Safer Community Art

When the University of Illinois at Urbana-Champaign shut down its campus in spring 2020, administrators immediately started planning for a safe return to in-person classes in the fall. Consulting the university’s epidemiologists, biophysicists and experts in digital infrastructure, they worked through the spring and summer to develop a plan.

One of the university’s major tools it implemented in the fall was the Safer Illinois app, which helps students, faculty and staff register for COVID-19 tests, receive results and access campus buildings, among other functions. The app was so successful that it was further developed into the Safer Community app, an offshoot of UIUC’s app that the University of Nebraska-Lincoln and other universities around the country have adopted this semester. 

William Sullivan, a professor of landscape architecture at UIUC, led the team that developed the Safer Illinois app. Since 1992, he said his focus at the university has been on how to create healthier cities. 

In 2018, Sullivan was approached by UIUC’s provost to direct ROKWIRE, an initiative at the university with the goal of developing an open-source platform for mobile devices to contribute to smart, healthy communities. When the pandemic hit, Sullivan and his ROKWIRE team had just finished developing the platform they were going to use to build an app for UIUC students called the Illinois App. 

“When campus closed down, we put our heads together and we decided, ‘Gosh, why don't we take advantage of this platform that we built and build a COVID-19 set of functions on top of it?’” Sullivan said.  

Sullivan said a major concern the UIUC community had about the app was privacy. The ROKWIRE team spoke with many stakeholders at the university to present its ideas about the app’s functionality and receive feedback on how to alleviate privacy concerns.   

“Anytime you start talking about how you can use a digital tool that people carry around with them all the time to help solve these kinds of public health related issues, it just freaks people out, in a very healthy way,” he said. “There's a lot of reasonable concerns about privacy, about data security, about consent and who is using the data for what purposes.”

The team decided it was crucial to give community members an alternative option to the app, so a separate team developed a COVID-19 Boarding Pass system, where students could print out their testing results instead of displaying them on their phone.  

Sullivan said only about 11% of the campus used the Boarding Pass system when the fall semester started, and that number decreased as community members grew more comfortable with using the Safer Illinois app.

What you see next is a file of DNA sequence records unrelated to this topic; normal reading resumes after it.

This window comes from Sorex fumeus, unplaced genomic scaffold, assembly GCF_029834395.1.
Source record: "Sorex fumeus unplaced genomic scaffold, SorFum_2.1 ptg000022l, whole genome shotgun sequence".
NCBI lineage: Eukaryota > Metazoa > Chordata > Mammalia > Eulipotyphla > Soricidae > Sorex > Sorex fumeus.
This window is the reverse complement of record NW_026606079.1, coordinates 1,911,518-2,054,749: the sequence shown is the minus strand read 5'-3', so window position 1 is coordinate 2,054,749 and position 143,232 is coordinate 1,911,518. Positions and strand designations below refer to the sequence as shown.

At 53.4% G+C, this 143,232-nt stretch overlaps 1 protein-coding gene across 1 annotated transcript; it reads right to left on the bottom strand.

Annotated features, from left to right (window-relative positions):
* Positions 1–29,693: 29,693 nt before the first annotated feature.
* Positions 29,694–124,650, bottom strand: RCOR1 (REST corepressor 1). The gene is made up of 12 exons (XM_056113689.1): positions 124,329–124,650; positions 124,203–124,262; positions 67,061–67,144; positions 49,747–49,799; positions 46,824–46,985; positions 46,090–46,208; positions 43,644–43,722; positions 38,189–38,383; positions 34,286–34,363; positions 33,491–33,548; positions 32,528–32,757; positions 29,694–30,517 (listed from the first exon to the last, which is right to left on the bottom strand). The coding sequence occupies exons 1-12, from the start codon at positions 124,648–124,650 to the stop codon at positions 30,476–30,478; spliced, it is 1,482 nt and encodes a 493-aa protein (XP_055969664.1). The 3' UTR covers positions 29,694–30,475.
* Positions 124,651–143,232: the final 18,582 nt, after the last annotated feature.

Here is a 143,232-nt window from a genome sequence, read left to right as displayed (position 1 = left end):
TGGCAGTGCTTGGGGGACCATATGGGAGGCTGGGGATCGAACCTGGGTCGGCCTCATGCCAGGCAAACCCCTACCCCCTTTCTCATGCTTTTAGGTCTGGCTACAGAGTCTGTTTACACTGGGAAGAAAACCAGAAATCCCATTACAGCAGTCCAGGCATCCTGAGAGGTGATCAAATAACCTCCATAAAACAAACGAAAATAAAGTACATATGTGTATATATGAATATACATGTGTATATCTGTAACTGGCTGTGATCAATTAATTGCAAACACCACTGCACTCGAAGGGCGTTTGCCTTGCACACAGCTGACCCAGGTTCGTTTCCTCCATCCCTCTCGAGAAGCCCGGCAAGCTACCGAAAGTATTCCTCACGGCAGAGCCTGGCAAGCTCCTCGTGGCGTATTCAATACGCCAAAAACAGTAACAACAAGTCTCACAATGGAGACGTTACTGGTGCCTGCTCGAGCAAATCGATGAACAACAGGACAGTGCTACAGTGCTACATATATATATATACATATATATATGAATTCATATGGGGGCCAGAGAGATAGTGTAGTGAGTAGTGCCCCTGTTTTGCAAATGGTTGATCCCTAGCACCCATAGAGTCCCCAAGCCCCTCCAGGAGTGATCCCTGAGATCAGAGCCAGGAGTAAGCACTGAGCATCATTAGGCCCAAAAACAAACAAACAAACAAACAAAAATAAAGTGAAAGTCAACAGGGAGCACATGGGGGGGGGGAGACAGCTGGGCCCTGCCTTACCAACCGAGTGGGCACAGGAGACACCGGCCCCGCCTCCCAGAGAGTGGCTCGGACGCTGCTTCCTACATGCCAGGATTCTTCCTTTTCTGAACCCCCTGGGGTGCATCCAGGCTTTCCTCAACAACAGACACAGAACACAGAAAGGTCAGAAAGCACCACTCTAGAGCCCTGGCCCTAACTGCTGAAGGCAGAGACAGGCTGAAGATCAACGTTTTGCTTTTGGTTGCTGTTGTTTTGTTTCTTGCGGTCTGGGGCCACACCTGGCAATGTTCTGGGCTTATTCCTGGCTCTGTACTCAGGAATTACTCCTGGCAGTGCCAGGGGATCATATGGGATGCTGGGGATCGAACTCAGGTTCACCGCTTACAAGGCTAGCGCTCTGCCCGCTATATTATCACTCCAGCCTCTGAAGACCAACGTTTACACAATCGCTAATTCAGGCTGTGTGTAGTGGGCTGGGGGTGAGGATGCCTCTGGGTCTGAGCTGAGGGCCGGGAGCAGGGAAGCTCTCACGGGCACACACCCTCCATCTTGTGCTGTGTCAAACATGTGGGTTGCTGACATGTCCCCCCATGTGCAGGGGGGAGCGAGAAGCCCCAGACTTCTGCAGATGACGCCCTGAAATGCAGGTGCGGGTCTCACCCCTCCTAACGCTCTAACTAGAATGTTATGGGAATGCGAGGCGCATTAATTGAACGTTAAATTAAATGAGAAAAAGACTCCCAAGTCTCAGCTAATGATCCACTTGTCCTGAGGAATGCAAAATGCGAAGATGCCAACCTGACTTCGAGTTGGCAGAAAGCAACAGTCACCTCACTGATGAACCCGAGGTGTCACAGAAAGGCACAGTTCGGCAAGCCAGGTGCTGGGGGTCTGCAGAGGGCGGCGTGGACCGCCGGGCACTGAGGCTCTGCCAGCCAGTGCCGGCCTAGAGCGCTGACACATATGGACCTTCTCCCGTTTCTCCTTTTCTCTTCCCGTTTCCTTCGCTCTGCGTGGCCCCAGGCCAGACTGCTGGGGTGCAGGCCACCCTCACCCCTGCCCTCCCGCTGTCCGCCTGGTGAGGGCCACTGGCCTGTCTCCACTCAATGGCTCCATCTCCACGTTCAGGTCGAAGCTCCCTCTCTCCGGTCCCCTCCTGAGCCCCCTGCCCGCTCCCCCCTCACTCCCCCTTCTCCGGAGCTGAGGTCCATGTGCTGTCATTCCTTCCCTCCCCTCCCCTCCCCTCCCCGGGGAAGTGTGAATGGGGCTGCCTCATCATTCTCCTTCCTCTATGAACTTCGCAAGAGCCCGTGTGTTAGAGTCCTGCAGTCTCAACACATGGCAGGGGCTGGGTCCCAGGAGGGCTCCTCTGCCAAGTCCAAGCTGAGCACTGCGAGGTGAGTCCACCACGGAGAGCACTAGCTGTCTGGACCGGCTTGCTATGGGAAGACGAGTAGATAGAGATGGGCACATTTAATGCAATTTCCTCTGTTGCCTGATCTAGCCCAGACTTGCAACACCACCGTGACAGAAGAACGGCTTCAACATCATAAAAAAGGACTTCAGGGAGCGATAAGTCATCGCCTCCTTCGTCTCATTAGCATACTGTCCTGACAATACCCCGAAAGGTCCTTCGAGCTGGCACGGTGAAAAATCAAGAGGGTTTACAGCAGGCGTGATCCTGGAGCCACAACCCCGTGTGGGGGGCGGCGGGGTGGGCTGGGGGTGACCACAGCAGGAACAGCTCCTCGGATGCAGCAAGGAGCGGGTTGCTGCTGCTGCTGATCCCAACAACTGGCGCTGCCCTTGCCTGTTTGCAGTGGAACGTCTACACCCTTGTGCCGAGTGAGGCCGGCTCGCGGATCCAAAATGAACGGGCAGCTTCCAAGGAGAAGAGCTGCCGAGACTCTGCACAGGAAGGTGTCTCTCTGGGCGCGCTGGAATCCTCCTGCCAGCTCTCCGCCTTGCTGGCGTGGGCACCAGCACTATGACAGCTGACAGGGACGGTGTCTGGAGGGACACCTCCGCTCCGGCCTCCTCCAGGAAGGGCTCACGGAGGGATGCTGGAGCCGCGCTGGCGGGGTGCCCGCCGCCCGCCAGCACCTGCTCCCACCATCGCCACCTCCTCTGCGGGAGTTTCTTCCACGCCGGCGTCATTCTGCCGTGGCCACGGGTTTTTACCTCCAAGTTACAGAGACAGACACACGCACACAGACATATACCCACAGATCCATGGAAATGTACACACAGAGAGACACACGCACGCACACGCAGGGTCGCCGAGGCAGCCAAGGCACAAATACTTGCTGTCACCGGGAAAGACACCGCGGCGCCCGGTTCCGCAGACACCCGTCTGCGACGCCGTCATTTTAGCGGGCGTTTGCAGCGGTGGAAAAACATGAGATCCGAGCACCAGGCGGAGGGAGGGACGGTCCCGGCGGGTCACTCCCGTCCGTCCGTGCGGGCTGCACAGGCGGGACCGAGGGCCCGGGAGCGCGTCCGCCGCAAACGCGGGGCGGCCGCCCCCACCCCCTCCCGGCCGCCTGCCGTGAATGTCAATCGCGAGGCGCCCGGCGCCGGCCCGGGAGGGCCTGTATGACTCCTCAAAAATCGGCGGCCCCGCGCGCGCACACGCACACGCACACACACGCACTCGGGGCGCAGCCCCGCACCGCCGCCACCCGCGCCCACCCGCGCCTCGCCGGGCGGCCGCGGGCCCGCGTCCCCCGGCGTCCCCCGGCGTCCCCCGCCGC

“I don't think there's another COVID app in the world that has a higher percentage of users from the user population it was designed for than Safer Illinois,” he said.

With the success of Safer Illinois, a separate company at UIUC called ROKMETRO took over development for a wider audience, which eventually led to the Safer Community app. According to Sullivan, ROKMETRO took the open-source code from ROKWIRE and Safer Illinois and spent several months conceptualizing how to make it work in different communities with different electronic medical record systems. 

ROKMETRO could not be reached for comment on this story. 

The coding and functionality of Safer Community is almost entirely identical to Safer Illinois, according to Sullivan. The main differences between the two come from the apps’ branding and where the data is controlled. Safer Illinois’s data runs through Amazon servers that are controlled by UIUC, while Safer Community’s data runs through Amazon servers controlled by ROKMETRO.  

Deb Fiddelke, UNL’s chief communications and marketing officer, said implementation of the app has gone smoothly this semester. UNL’s Information Technology Services team has been working with ROKMETRO to make any necessary small adjustments. 

“A newly developed app is never perfect, and we've had to make changes like we just did out in the third round of testing and then have it essentially go on pause after you've completed your third round, and we've been able to do that,” Fiddelke said. “No brand new app is without little hiccups.”

Fiddelke said ROKMETRO is working with UNL and at least one other Big Ten institution for the app. Other universities around the country using the app include the University of Maine and Vanderbilt University.

As the app continues to grow its users, Sullivan said he feels honored that the work of his team is being utilized by other campuses around the country, helping to keep communities safe in an unprecedented learning environment. 

“One of the things that we're so committed to here at Illinois is an open-source platform, and what it means when Nebraska adopts it and uses it is that there's a whole set of people who are bright, innovative, hardworking folks who are using the app,” Sullivan said. “This broader use means that we're very likely to get better ideas about how to improve it, which in turn will result in better performance of the app and the capacity to create healthier places all over the place.”